Step-by-Step Guide for Handling Employees’ Religious Accommodation Requests

Locke Lord LLP

As more employers begin to mandate vaccines, requests for religious accommodations are on the rise. Unfortunately for employers and employees alike, handling a religious accommodation request is not a simple process. When faced with religious accommodation requests by employees, employers should consider the request through the following framework:

Step 1. Does the employee have a “religious belief”?

Title VII of the Civil Rights Act of 1964 protects employees from discrimination based on their “religion.” The definition of religion under the Civil Rights Act expands far beyond traditional religious groups, such as Christianity, Judaism, Islam, Hinduism, and Buddhism. Lesser known religions, including those that may have no other followers besides the employee, may fall within the broad definition of “religion.” Additionally, the term “religion” also includes non-theistic and moral beliefs that concern ultimate ideas about life, purpose, and death. For example, at least one federal district court has held that, under certain circumstances, “veganism” could be considered a religion. For these reasons, the U.S. Supreme Court acknowledged that determining whether a belief is “religious” is “more often than not a difficult and delicate task.”

However, even though the definition of religion is broad, it does not include political, philosophical, social, economic, or even medical beliefs and opinions. Often, distinguishing between religious and other beliefs can be difficult for employers and employees, making the employer/employee dialogue an important part of fully understanding an employee’s religious beliefs and what those beliefs prohibit. To help facilitate this dialogue, the Safer Federal Workforce Task Force developed a religious accommodation request form that provides employees an initial opportunity to explain their accommodation request. Although not yet mentioned in the EEOC’s guidance, this form is being widely used with federal employees. In addition to an initial request form, some employers are requesting, and some employees are volunteering, additional supporting documentation, which can also provide insight throughout the interactive process.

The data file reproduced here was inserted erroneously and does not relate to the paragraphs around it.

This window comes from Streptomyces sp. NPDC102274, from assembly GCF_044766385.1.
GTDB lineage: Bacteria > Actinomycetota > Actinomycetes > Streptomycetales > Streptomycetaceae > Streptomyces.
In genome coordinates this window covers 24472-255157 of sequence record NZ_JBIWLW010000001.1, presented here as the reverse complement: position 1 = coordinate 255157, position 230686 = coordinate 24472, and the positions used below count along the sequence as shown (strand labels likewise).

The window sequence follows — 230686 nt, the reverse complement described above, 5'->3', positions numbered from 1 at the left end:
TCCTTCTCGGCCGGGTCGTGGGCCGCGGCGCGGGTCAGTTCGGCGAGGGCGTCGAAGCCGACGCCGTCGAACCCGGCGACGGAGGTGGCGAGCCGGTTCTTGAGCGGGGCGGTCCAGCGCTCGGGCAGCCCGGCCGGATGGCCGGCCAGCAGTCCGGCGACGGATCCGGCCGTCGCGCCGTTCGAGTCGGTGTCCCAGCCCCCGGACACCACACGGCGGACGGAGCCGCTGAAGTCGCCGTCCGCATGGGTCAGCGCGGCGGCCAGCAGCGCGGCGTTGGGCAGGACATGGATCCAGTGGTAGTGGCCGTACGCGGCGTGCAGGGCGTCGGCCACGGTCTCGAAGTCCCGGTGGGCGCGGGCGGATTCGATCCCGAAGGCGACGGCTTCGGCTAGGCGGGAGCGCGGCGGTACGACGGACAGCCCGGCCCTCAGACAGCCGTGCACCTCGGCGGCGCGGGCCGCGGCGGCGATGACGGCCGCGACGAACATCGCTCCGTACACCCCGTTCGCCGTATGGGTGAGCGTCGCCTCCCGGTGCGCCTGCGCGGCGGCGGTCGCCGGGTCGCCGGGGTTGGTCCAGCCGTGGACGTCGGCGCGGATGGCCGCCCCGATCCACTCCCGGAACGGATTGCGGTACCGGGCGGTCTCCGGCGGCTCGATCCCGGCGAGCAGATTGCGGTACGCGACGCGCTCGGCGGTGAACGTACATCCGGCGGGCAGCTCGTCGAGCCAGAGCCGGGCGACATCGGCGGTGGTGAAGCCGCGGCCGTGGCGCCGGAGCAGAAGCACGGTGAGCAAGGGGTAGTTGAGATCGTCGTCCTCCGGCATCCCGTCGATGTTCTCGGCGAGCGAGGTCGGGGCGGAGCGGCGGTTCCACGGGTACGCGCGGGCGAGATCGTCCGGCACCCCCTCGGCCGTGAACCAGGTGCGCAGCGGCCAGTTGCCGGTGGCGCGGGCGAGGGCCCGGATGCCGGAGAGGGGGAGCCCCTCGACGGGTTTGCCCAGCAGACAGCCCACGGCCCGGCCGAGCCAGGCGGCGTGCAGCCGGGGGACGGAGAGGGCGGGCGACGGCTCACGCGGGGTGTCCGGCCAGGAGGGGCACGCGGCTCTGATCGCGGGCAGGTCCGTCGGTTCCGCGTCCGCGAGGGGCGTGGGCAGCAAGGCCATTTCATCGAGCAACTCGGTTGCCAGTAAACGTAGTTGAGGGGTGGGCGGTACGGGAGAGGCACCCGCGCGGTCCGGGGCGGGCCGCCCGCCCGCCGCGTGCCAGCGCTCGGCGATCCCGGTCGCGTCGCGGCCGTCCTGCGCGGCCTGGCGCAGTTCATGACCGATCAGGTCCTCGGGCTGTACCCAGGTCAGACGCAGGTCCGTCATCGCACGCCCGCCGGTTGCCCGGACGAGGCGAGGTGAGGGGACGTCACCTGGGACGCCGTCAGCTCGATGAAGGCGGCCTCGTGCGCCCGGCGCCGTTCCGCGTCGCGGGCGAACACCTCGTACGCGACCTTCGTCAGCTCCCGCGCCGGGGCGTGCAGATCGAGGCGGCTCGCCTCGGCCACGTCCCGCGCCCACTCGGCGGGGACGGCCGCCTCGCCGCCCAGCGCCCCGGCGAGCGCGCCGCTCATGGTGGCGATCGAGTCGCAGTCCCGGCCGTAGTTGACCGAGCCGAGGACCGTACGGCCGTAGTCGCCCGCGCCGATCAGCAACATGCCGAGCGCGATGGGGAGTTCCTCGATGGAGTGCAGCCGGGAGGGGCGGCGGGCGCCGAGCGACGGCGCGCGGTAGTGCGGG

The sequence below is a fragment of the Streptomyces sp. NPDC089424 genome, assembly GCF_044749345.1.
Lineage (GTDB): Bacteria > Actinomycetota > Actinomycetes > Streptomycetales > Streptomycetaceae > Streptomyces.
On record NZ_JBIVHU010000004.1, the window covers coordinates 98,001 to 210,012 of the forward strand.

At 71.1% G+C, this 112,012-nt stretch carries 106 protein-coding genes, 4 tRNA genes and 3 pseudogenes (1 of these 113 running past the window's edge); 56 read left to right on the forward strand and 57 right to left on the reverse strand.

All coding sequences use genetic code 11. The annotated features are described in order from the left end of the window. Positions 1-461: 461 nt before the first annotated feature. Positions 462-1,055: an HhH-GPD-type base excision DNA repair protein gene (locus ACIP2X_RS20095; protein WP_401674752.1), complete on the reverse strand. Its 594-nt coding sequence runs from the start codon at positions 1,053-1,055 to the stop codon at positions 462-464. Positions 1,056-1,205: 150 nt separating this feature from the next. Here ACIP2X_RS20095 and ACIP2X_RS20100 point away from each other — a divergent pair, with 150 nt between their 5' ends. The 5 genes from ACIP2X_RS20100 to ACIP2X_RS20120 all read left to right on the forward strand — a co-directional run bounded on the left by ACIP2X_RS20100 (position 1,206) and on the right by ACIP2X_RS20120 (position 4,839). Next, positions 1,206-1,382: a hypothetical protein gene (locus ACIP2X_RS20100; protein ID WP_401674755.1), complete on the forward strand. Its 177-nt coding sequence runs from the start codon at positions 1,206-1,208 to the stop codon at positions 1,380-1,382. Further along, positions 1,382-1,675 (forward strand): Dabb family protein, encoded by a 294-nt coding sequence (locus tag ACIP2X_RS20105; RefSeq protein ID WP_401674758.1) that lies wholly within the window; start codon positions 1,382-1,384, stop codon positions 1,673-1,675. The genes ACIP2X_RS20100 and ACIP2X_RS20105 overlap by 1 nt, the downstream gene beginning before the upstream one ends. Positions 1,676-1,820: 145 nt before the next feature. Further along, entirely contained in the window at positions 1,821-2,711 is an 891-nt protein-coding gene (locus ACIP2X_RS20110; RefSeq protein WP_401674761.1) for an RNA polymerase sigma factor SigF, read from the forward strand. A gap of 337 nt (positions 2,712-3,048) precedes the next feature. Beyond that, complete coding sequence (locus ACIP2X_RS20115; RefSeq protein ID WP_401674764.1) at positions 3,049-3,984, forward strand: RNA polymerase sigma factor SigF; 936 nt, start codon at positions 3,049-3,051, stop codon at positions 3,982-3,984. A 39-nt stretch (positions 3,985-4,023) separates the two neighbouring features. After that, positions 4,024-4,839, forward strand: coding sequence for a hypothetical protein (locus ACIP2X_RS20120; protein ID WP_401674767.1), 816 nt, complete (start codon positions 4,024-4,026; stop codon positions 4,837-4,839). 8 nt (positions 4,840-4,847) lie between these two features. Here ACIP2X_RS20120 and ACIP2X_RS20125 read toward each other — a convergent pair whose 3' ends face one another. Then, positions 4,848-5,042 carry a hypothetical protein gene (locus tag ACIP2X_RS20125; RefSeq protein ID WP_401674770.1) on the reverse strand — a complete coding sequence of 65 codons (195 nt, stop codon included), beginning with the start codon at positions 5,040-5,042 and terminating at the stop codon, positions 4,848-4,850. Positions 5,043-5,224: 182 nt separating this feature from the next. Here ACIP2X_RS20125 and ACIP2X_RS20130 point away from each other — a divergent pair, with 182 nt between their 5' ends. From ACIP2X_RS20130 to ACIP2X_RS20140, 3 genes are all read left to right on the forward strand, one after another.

Step 2. Is the religious belief “sincerely held”?

If an employee requests an accommodation based on a religious belief, then the employer may analyze whether that belief is “sincerely held” by the employee. The EEOC points employers to specific factors when analyzing whether an employee’s religious belief is sincere. These four factors include:

  1. whether the employee has behaved in a manner markedly inconsistent with the professed belief;
  2. whether the accommodation sought is a particularly desirable benefit that is likely to be sought for secular reasons;
  3. whether the timing of the request renders it suspect (e.g., it follows an earlier request by the employee for the same benefit for secular reasons); and